The list is long and it contains many hints as to where the government will be placing its priorities next year – which should direct where the rest of us should place ours so we all push in the same direction and achieve “A Transformed Ugandan Society from a Peasant to a Modern and Prosperous Country within 30 years” – Uganda Vision 2040 as stated in the National Development Plan II.

In the corporate world, after the CEO has made those speeches and presentations, laying out the plans or strategies, the rest of the leadership translates these plans or strategies into departmental and personal plans and strategies so that over the year all staff focus on achieving the central goals and objectives.

After the speech over the weekend, though, do we remember what Uganda’s – OUR – goals and objectives for 2018 are; what the government that is running OUR affairs intends to do this year?

stop living a life of selfish mediocrity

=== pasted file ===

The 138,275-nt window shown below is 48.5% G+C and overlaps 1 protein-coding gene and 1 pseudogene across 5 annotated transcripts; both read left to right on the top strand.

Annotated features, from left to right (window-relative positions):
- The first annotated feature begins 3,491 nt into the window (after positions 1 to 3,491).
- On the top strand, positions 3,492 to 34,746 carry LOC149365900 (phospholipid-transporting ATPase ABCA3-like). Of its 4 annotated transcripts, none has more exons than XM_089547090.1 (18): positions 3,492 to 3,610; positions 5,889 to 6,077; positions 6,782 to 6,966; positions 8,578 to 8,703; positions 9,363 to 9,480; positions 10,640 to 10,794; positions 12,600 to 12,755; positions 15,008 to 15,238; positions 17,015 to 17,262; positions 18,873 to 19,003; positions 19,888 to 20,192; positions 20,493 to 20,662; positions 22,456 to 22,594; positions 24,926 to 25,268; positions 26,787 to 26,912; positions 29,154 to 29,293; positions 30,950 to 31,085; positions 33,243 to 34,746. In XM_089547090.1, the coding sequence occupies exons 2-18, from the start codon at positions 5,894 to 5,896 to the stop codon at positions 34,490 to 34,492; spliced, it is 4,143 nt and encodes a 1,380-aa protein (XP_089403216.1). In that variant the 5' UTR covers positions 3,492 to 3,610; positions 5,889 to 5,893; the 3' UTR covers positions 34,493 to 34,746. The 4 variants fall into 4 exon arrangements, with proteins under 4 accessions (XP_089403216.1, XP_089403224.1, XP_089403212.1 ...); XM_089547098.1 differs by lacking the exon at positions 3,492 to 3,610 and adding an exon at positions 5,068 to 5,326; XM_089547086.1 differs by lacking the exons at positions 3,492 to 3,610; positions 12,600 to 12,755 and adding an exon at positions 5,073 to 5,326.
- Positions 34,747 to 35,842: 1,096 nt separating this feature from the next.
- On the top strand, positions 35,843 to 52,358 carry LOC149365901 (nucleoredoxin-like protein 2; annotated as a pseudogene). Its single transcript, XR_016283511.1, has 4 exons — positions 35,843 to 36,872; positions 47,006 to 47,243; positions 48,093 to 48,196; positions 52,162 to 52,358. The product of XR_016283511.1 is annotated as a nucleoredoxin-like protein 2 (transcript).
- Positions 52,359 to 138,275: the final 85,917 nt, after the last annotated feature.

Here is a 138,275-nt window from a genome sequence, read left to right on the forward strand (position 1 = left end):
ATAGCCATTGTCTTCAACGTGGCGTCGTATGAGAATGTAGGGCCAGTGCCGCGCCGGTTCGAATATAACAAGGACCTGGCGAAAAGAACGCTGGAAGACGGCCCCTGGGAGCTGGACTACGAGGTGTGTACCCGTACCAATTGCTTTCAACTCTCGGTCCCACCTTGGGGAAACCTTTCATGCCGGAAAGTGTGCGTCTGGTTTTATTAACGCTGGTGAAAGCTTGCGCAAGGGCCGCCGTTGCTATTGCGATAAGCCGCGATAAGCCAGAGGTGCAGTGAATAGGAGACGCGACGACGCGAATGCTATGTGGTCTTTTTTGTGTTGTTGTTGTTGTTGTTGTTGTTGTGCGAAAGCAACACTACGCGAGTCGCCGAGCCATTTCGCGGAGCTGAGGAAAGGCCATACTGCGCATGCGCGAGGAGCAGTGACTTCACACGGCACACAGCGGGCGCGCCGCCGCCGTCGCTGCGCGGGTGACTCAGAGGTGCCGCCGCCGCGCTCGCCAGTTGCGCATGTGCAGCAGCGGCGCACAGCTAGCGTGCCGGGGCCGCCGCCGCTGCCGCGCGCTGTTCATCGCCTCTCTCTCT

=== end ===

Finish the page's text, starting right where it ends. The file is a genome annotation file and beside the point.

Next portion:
THIS week I caught an interview on the radio in which an Iranian-born Professor and defender of human rights used a phrase that hit me right in the gut when it landed.

I knew both words in that phrase and have used them before, but the power of the combination of those word  s was stronger than most others I encounter on a normal day.

The interviewee told his life story and explained how he got from being a fairly comfortable young immigrant in Canada to pursuing a life fighting for the rights of people suffering as a result of war crimes.

He was hanging out with his young adult peers doing the cosmopolitan things that such people do, but kept hearing about people back home in Iran being persecuted and worse.

The day he heard that one of his close childhood friends had been arrested, jailed, tortured and then executed for writing a poem that was critical of the government, he made a realisation.

“I was living a life of Selfish Mediocrity,” he told his interviewer.

Selfish Mediocrity.

He was selfishly enjoying a life of mediocrity yet his peers back in Iran were risking their lives to make life right for millions of others.

That was how he quit a life of chilling and made it to a most prestigious law school in the United States and then went into Human Rights Law rather than a large, high-paying law firm and a comfortable future.

He has spent years since working in war zones and facing up to difficult people such as the European warlords in Bosnia.